Trying to remember not to forget

Published 1:45 am Saturday, September 20, 2014


“I’m going right inside and mark the date on my calendar or I’ll forget it,” I told my friend as I stepped out of her car. We had been discussing an event we wanted to attend. “And,” I thought as I unlocked my front door, “after I record it, I hope I remember to look at my calendar.”

Like me, have you overloaded your brain with so much data that there is no more room for more? I recall when I once forgot an appointment with a friend, she replied that it was okay because she thought something more important had come up and I just could not make it. That was so sweet of her. With those kind words, she paid me a compliment I did not deserve.

It puzzles to me to be able to remember vividly something that happened in my childhood, but forget where I put my car keys five minutes ago. And another thing: why do we forget the names of people we see and associate with often?

Recently I pulled out a pair of scissors in a cup on my desk to cut a strip of paper. Five minutes later, the scissors had disappeared. It must have taken ten more minutes to discover their hiding place, right there against a book on the desk.

I was next in a Wal-Mart checkout line last week when I remembered I had not picked up dog food. It was on the top of my list, the lack of it the very reason I had visited the store. As I confessed my oversight and made a quick turn out of line in the direction of the dog food, the customer checking out commented he did things like that all the time. I noticed he didn’t have any grey hair on his head. I especially appreciated his comment.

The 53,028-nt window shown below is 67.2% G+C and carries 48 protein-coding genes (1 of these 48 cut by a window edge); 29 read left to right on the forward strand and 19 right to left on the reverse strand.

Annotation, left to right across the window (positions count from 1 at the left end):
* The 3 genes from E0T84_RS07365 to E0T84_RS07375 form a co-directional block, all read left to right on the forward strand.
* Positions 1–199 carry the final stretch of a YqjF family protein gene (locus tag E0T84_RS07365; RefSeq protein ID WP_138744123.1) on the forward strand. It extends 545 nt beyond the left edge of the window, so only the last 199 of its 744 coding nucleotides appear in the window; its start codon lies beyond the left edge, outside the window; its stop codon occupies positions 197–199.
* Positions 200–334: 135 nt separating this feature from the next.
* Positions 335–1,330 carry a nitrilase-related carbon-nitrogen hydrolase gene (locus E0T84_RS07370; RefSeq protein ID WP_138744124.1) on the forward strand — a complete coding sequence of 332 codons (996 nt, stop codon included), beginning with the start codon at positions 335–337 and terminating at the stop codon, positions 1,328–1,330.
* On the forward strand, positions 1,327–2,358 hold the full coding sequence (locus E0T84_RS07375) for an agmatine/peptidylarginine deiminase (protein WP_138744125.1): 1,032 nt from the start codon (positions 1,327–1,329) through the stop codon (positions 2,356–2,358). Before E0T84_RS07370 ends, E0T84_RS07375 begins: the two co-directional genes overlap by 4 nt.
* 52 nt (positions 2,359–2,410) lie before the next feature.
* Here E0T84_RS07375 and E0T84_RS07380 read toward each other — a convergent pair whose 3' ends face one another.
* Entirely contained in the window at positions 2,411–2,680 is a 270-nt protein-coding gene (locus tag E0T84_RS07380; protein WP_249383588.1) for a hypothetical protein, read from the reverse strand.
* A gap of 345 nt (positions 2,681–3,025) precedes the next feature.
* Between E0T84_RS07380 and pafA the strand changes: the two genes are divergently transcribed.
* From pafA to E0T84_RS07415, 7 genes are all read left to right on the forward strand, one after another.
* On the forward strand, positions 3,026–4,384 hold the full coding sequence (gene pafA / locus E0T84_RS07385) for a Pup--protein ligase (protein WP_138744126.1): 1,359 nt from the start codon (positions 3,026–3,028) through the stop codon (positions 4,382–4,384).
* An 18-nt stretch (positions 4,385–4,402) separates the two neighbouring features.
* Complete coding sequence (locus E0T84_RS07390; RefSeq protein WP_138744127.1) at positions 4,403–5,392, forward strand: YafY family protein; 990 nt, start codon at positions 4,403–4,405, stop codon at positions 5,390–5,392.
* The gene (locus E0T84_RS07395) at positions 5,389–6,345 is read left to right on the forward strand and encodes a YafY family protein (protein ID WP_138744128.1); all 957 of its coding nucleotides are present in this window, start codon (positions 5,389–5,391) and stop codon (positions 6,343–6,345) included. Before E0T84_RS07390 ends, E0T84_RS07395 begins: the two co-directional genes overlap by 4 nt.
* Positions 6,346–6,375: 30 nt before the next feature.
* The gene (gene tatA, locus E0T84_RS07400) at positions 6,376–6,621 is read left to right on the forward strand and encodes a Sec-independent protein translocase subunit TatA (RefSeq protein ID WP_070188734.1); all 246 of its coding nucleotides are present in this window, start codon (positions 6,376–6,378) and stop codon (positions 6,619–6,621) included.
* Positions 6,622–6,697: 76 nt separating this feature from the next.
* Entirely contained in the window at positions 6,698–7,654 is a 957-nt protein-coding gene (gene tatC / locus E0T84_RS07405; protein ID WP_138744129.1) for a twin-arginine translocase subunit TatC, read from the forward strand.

One day I answered the telephone to a familiar female voice saying, “Who is this? I forgot whose number I dialed,” the confused caller said, laughing. I’ve certainly done the same embarrassing thing myself.

Well, I can’t really answer why we forget what we forget. I once read a theory or two about memory, though. It suggested that the brain uses different processes to store and retrieve different kinds of information. Older people’s brain storing and receiving processes slow down with age. Early memories, it said, have been there longer and recent ones compete with them for space. Ah, ha, if you use computers and other electronic devices, that knowledge might help you to identify with that theory.

The article suggested some memory enhancers that might help, like paying more attention to what you hear and read. Make a habit of putting things in the same place all the time. Make lists to jog your memory. Do things to make memory active—working crossword puzzles, reading, or learning something new, like playing a musical instrument.

I think I’ll follow some of these suggestions. That is, if I don’t forget…